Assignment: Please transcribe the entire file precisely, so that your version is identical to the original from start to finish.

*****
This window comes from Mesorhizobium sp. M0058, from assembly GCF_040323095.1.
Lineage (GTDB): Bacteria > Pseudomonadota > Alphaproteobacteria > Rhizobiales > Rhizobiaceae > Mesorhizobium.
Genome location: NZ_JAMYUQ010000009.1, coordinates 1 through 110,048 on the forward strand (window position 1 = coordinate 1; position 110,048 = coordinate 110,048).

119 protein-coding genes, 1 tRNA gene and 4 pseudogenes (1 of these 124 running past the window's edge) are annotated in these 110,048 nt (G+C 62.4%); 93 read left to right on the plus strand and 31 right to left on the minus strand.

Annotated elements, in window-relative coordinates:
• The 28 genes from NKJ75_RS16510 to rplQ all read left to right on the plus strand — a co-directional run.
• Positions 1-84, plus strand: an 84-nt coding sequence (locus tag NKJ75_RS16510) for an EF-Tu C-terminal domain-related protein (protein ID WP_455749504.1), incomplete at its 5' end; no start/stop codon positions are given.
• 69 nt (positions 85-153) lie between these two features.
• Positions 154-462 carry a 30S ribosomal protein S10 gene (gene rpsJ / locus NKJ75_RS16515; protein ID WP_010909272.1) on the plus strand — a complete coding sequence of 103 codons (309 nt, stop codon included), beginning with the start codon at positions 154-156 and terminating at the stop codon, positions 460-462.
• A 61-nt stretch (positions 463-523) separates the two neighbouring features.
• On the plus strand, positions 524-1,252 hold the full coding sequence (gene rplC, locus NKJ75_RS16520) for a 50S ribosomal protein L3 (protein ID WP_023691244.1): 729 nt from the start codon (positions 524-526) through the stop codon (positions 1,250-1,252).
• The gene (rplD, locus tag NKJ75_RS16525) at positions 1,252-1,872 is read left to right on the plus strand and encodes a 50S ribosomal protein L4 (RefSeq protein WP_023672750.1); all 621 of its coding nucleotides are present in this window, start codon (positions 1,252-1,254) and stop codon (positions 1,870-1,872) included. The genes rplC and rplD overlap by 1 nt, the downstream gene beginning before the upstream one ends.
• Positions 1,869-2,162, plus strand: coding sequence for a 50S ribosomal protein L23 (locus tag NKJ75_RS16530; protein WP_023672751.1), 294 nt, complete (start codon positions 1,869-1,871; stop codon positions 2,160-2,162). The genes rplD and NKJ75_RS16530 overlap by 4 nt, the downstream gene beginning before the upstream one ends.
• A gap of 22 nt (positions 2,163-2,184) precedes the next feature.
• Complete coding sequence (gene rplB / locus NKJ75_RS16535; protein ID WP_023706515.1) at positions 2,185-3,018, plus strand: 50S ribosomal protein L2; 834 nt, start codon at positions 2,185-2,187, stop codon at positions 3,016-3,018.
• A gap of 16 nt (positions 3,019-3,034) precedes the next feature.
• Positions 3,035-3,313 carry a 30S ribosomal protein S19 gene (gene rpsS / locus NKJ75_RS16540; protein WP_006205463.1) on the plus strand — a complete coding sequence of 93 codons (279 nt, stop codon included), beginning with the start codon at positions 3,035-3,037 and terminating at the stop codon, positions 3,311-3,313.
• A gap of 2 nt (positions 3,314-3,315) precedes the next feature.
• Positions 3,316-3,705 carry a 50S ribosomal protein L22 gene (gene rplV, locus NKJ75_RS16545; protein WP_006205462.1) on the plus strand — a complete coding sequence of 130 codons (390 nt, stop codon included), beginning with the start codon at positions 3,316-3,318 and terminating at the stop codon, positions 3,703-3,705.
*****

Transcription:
This window comes from Mesorhizobium sp. M0058, from assembly GCF_040323095.1.
Lineage (GTDB): Bacteria > Pseudomonadota > Alphaproteobacteria > Rhizobiales > Rhizobiaceae > Mesorhizobium.
Genome location: NZ_JAMYUQ010000009.1, coordinates 1 through 110,048 on the forward strand (window position 1 = coordinate 1; position 110,048 = coordinate 110,048).

119 protein-coding genes, 1 tRNA gene and 4 pseudogenes (1 of these 124 running past the window's edge) are annotated in these 110,048 nt (G+C 62.4%); 93 read left to right on the plus strand and 31 right to left on the minus strand.

Annotated elements, in window-relative coordinates:
• The 28 genes from NKJ75_RS16510 to rplQ all read left to right on the plus strand — a co-directional run.
• Positions 1-84, plus strand: an 84-nt coding sequence (locus tag NKJ75_RS16510) for an EF-Tu C-terminal domain-related protein (protein ID WP_455749504.1), incomplete at its 5' end; no start/stop codon positions are given.
• 69 nt (positions 85-153) lie between these two features.
• Positions 154-462 carry a 30S ribosomal protein S10 gene (gene rpsJ / locus NKJ75_RS16515; protein ID WP_010909272.1) on the plus strand — a complete coding sequence of 103 codons (309 nt, stop codon included), beginning with the start codon at positions 154-156 and terminating at the stop codon, positions 460-462.
• A 61-nt stretch (positions 463-523) separates the two neighbouring features.
• On the plus strand, positions 524-1,252 hold the full coding sequence (gene rplC, locus NKJ75_RS16520) for a 50S ribosomal protein L3 (protein ID WP_023691244.1): 729 nt from the start codon (positions 524-526) through the stop codon (positions 1,250-1,252).
• The gene (rplD, locus tag NKJ75_RS16525) at positions 1,252-1,872 is read left to right on the plus strand and encodes a 50S ribosomal protein L4 (RefSeq protein WP_023672750.1); all 621 of its coding nucleotides are present in this window, start codon (positions 1,252-1,254) and stop codon (positions 1,870-1,872) included. The genes rplC and rplD overlap by 1 nt, the downstream gene beginning before the upstream one ends.
• Positions 1,869-2,162, plus strand: coding sequence for a 50S ribosomal protein L23 (locus tag NKJ75_RS16530; protein WP_023672751.1), 294 nt, complete (start codon positions 1,869-1,871; stop codon positions 2,160-2,162). The genes rplD and NKJ75_RS16530 overlap by 4 nt, the downstream gene beginning before the upstream one ends.
• A gap of 22 nt (positions 2,163-2,184) precedes the next feature.
• Complete coding sequence (gene rplB / locus NKJ75_RS16535; protein ID WP_023706515.1) at positions 2,185-3,018, plus strand: 50S ribosomal protein L2; 834 nt, start codon at positions 2,185-2,187, stop codon at positions 3,016-3,018.
• A gap of 16 nt (positions 3,019-3,034) precedes the next feature.
• Positions 3,035-3,313 carry a 30S ribosomal protein S19 gene (gene rpsS / locus NKJ75_RS16540; protein WP_006205463.1) on the plus strand — a complete coding sequence of 93 codons (279 nt, stop codon included), beginning with the start codon at positions 3,035-3,037 and terminating at the stop codon, positions 3,311-3,313.
• A gap of 2 nt (positions 3,314-3,315) precedes the next feature.
• Positions 3,316-3,705 carry a 50S ribosomal protein L22 gene (gene rplV, locus NKJ75_RS16545; protein WP_006205462.1) on the plus strand — a complete coding sequence of 130 codons (390 nt, stop codon included), beginning with the start codon at positions 3,316-3,318 and terminating at the stop codon, positions 3,703-3,705.